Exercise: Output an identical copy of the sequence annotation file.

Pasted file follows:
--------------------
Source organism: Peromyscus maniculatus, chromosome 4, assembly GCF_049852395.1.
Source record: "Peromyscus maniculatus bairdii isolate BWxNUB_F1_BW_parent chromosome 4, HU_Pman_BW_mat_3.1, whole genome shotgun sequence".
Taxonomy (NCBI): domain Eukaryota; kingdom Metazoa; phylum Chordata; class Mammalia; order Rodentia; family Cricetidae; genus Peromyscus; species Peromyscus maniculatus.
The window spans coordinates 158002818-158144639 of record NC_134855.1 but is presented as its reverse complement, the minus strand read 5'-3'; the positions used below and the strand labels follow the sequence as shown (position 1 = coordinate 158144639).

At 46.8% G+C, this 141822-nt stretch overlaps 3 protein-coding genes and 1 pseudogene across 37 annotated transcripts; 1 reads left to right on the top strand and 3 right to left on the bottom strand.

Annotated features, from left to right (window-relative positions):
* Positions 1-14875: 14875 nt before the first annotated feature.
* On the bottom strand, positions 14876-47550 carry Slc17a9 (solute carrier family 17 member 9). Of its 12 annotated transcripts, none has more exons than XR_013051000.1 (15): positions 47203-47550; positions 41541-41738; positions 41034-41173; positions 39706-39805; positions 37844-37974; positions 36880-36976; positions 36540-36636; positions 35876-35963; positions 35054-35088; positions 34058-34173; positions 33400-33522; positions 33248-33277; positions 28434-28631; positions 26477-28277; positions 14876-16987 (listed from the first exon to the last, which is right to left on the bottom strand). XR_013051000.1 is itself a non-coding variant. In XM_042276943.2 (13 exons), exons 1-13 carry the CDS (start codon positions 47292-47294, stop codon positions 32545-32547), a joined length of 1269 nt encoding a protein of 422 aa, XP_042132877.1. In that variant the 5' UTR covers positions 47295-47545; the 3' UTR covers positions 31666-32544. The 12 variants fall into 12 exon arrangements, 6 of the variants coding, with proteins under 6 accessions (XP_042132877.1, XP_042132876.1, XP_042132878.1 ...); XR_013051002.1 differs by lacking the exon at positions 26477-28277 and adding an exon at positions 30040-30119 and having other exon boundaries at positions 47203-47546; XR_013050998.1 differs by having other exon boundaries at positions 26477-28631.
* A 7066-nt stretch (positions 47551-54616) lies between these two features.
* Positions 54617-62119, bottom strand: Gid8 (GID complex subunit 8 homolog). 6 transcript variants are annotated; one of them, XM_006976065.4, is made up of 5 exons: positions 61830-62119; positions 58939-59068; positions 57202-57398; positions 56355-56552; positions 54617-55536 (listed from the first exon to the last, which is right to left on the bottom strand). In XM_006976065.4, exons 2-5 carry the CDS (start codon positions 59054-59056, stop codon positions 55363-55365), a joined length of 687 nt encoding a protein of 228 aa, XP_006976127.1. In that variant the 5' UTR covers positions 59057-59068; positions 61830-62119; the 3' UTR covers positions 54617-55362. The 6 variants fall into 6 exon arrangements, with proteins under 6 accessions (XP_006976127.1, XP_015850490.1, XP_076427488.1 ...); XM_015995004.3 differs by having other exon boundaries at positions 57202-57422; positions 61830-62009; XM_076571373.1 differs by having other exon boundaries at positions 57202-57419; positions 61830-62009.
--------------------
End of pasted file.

Source organism: Peromyscus maniculatus, chromosome 4, assembly GCF_049852395.1.
Source record: "Peromyscus maniculatus bairdii isolate BWxNUB_F1_BW_parent chromosome 4, HU_Pman_BW_mat_3.1, whole genome shotgun sequence".
Taxonomy (NCBI): domain Eukaryota; kingdom Metazoa; phylum Chordata; class Mammalia; order Rodentia; family Cricetidae; genus Peromyscus; species Peromyscus maniculatus.
The window spans coordinates 158002818-158144639 of record NC_134855.1 but is presented as its reverse complement, the minus strand read 5'-3'; the positions used below and the strand labels follow the sequence as shown (position 1 = coordinate 158144639).

At 46.8% G+C, this 141822-nt stretch overlaps 3 protein-coding genes and 1 pseudogene across 37 annotated transcripts; 1 reads left to right on the top strand and 3 right to left on the bottom strand.

Annotated features, from left to right (window-relative positions):
* Positions 1-14875: 14875 nt before the first annotated feature.
* On the bottom strand, positions 14876-47550 carry Slc17a9 (solute carrier family 17 member 9). Of its 12 annotated transcripts, none has more exons than XR_013051000.1 (15): positions 47203-47550; positions 41541-41738; positions 41034-41173; positions 39706-39805; positions 37844-37974; positions 36880-36976; positions 36540-36636; positions 35876-35963; positions 35054-35088; positions 34058-34173; positions 33400-33522; positions 33248-33277; positions 28434-28631; positions 26477-28277; positions 14876-16987 (listed from the first exon to the last, which is right to left on the bottom strand). XR_013051000.1 is itself a non-coding variant. In XM_042276943.2 (13 exons), exons 1-13 carry the CDS (start codon positions 47292-47294, stop codon positions 32545-32547), a joined length of 1269 nt encoding a protein of 422 aa, XP_042132877.1. In that variant the 5' UTR covers positions 47295-47545; the 3' UTR covers positions 31666-32544. The 12 variants fall into 12 exon arrangements, 6 of the variants coding, with proteins under 6 accessions (XP_042132877.1, XP_042132876.1, XP_042132878.1 ...); XR_013051002.1 differs by lacking the exon at positions 26477-28277 and adding an exon at positions 30040-30119 and having other exon boundaries at positions 47203-47546; XR_013050998.1 differs by having other exon boundaries at positions 26477-28631.
* A 7066-nt stretch (positions 47551-54616) lies between these two features.
* Positions 54617-62119, bottom strand: Gid8 (GID complex subunit 8 homolog). 6 transcript variants are annotated; one of them, XM_006976065.4, is made up of 5 exons: positions 61830-62119; positions 58939-59068; positions 57202-57398; positions 56355-56552; positions 54617-55536 (listed from the first exon to the last, which is right to left on the bottom strand). In XM_006976065.4, exons 2-5 carry the CDS (start codon positions 59054-59056, stop codon positions 55363-55365), a joined length of 687 nt encoding a protein of 228 aa, XP_006976127.1. In that variant the 5' UTR covers positions 59057-59068; positions 61830-62119; the 3' UTR covers positions 54617-55362. The 6 variants fall into 6 exon arrangements, with proteins under 6 accessions (XP_006976127.1, XP_015850490.1, XP_076427488.1 ...); XM_015995004.3 differs by having other exon boundaries at positions 57202-57422; positions 61830-62009; XM_076571373.1 differs by having other exon boundaries at positions 57202-57419; positions 61830-62009.